The Starless Sea has everything I adore about fiction ---- a story rooted in magical realism, a main character obsessed with books and adventure, and the most enchanting prose I've read in years. Time and time again, this book filled me with that giddy, heart-skipping excitement that I get when I read a story that makes me feel like the fantastical is hidden behind a door that I have yet to discover. I feel like a child again when I read books like this one, hopeful that magic exists if I'm observant enough to find it. Honestly, if I were to write a fictional book, it would be extremely close to this one, and the fact that I was able to dive into a story that speaks to my book-loving soul was the most marvelous reading experience I've had in a long time.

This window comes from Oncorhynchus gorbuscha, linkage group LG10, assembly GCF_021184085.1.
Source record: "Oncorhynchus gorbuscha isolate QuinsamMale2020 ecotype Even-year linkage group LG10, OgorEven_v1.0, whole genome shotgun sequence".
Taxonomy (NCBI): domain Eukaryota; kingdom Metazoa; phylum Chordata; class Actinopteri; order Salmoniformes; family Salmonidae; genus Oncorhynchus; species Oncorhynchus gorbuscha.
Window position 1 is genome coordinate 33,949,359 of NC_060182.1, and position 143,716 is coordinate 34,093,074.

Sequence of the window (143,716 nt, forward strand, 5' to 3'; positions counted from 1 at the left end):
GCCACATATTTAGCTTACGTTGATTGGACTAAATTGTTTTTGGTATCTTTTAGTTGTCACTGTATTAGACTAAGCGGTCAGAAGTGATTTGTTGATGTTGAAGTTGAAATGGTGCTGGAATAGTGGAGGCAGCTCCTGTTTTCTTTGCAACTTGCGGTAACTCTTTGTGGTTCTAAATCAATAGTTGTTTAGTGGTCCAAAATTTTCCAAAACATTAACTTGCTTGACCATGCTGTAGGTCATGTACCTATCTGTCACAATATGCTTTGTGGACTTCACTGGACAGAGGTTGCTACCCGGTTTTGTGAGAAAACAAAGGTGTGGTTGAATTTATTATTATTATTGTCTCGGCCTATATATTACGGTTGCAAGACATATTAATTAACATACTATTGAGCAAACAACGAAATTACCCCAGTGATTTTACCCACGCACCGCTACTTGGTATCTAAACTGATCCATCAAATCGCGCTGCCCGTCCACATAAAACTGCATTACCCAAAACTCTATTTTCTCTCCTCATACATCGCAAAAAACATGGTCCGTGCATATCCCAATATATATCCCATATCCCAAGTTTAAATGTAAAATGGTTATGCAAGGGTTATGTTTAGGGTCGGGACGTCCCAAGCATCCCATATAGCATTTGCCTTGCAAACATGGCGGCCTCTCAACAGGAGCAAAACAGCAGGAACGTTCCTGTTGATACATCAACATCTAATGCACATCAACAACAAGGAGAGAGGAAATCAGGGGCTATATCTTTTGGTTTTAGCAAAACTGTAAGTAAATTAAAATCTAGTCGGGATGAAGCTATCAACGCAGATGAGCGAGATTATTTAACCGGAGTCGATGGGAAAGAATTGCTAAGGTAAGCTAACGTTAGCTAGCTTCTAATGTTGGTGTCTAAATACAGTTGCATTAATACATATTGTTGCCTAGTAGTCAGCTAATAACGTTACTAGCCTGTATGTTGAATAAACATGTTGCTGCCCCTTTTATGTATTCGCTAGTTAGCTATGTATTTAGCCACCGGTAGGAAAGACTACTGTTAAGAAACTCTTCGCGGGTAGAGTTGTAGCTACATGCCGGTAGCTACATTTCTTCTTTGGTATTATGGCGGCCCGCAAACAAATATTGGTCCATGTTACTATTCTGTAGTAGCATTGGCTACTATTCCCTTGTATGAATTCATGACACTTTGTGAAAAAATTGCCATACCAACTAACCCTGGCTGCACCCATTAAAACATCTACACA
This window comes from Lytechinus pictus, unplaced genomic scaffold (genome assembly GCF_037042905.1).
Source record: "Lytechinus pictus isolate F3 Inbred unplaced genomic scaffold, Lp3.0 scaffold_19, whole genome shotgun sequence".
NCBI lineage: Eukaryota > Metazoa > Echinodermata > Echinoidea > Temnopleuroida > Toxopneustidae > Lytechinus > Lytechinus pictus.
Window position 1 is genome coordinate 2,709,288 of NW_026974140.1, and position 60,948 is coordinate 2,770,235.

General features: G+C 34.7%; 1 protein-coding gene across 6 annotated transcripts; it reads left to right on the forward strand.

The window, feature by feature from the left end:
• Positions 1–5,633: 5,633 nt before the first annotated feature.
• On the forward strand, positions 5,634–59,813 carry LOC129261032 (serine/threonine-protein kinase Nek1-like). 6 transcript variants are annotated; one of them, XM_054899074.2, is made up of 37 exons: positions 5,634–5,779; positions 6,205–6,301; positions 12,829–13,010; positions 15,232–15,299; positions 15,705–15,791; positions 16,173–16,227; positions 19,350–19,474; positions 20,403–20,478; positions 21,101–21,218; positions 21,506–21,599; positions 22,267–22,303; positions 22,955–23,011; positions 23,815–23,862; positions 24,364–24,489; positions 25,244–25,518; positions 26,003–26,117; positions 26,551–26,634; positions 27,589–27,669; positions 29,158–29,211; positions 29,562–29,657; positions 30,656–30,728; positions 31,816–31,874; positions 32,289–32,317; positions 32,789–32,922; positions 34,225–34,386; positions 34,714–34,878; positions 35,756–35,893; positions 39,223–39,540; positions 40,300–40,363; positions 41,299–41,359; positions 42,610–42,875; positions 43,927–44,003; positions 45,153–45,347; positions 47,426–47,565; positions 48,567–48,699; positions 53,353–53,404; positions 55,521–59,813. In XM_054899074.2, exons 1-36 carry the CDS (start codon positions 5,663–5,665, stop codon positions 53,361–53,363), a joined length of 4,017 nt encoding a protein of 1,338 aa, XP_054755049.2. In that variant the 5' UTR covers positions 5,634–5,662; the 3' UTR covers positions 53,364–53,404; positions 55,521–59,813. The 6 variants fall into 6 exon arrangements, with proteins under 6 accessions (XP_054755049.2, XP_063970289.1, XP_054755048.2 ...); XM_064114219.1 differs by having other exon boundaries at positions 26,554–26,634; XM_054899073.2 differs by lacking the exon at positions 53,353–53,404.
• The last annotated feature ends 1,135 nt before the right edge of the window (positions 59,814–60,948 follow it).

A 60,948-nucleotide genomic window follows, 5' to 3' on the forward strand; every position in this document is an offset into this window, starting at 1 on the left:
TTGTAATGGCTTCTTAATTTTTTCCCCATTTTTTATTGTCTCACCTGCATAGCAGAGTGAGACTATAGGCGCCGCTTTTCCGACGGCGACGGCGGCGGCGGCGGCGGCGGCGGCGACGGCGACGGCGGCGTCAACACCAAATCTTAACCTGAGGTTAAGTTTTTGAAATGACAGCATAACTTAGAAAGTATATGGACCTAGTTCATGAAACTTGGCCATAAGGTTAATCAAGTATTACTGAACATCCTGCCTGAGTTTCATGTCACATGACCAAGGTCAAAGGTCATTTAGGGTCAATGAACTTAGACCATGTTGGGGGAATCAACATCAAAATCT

If you're anything like me and relish the possibility that magic exists right under our noses, I think you will love this book.


Few books have been able to surpass the amazing, tangible, autumnal atmosphere of this novel. I swear I could hear the leaves crunching and smell the bonfires Donna Tartt describes. This book has also been the pillar of the new internet obsession called 'dark academia aesthetic' (you can Google it to get a sense of what the heck I'm talking about). It is probably my top recommendation if you're looking to get into the autumnal spirit.